Subject: Operational Linguistics.
Education: Cambridge University (Clare) and Essex University.
Research: Operational communication languages and systems, constructed languages, terminology, computer mediated interaction and multilingual communication.
Johnson joined Wolfson as a Senior Research Fellow in 1981 after five years lecturing overseas: Iran then Thailand for the British Council. With a linguistics background and two formative years ocean sailing ‘before the mast’ in the ‘sixties, he had been commissioned to design the standard grammar for SeaSpeak’, the international maritime VHF radio language. This was adopted internationally and received the English Speaking Union’s prize in 1983. He has since directed an uninterrupted programme of research from which there have been several real world applications.
Examples include: Linitext - the first controlled language interactive machine translation system; air traffic control language (with Fiona Robertson at Air France); bilingual police and emergency communications for the Channel Tunnel (PoliceSpeak and Intacom) and, with David Matthews, the world’s first (and still operational) multilingual, email system 'LinguaNet’ which won the UK National Language Technology Prize (DTI) in 1999. The same year Johnson was appointed Visiting Professor in Language Engineering at the Copenhagen Business School.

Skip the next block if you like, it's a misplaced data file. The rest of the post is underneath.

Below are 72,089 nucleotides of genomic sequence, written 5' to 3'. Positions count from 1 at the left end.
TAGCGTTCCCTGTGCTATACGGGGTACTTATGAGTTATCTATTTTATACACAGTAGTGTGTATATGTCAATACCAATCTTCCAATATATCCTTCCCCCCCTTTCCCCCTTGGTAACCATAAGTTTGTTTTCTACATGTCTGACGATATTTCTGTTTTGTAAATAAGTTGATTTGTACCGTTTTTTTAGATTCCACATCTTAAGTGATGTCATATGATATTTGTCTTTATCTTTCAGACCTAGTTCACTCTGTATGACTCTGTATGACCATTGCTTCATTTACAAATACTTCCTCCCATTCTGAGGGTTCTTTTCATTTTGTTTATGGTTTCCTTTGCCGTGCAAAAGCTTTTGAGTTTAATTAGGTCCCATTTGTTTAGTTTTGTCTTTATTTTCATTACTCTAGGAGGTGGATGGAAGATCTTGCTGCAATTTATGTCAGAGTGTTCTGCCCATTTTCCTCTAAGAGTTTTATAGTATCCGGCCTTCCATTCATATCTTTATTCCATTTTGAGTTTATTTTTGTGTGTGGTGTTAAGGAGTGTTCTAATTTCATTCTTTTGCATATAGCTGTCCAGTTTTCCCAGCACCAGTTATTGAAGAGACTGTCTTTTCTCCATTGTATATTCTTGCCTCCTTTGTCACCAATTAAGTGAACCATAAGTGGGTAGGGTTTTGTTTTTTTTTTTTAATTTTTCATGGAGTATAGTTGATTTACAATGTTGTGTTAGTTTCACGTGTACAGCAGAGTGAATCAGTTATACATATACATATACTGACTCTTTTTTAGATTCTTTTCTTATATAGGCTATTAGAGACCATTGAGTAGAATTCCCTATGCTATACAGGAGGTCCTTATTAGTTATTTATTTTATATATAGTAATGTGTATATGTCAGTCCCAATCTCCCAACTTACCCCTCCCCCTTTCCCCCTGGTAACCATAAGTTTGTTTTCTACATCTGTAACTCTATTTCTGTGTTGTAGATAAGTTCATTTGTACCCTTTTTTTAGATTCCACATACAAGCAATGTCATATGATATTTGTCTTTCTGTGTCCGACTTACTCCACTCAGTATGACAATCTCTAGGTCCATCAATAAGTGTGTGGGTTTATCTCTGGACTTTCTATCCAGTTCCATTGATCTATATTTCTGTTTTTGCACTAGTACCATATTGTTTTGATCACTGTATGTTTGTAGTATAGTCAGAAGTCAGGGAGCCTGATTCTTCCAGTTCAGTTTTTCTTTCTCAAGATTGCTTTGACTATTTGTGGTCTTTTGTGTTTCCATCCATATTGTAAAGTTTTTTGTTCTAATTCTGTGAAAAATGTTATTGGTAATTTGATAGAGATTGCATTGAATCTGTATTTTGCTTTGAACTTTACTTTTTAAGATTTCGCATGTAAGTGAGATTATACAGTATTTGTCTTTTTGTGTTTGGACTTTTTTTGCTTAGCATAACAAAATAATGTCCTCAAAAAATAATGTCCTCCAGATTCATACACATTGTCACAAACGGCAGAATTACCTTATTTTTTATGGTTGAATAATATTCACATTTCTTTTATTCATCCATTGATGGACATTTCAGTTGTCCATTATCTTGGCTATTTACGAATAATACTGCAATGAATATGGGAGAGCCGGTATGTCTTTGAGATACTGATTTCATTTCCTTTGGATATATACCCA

Recent work includes: emergency call analyses for the National Call Handling Standard (2005); the UK national standard language for police digital radio, 'AirwaveSpeak’, in 2008 (NPIA) and the UK terminology for civil protection published by the Cabinet Office in 2010. Johnson is currently collaborating with Andrew Kanter at Columbia University, New York in a healthcare project in sub-Saharan Africa funded in part by the Rockefeller Foundation. The research focuses on linguistic elements for ‘MGV-Net’; an international ‘Open-source’ medical communication and data system. He is also working on two books with longstanding research collaborator Mark Garner at Aberdeen: Operational Communication; Theory and Practice for Palgrave and, for Peter Lang, A History of Constructed Language.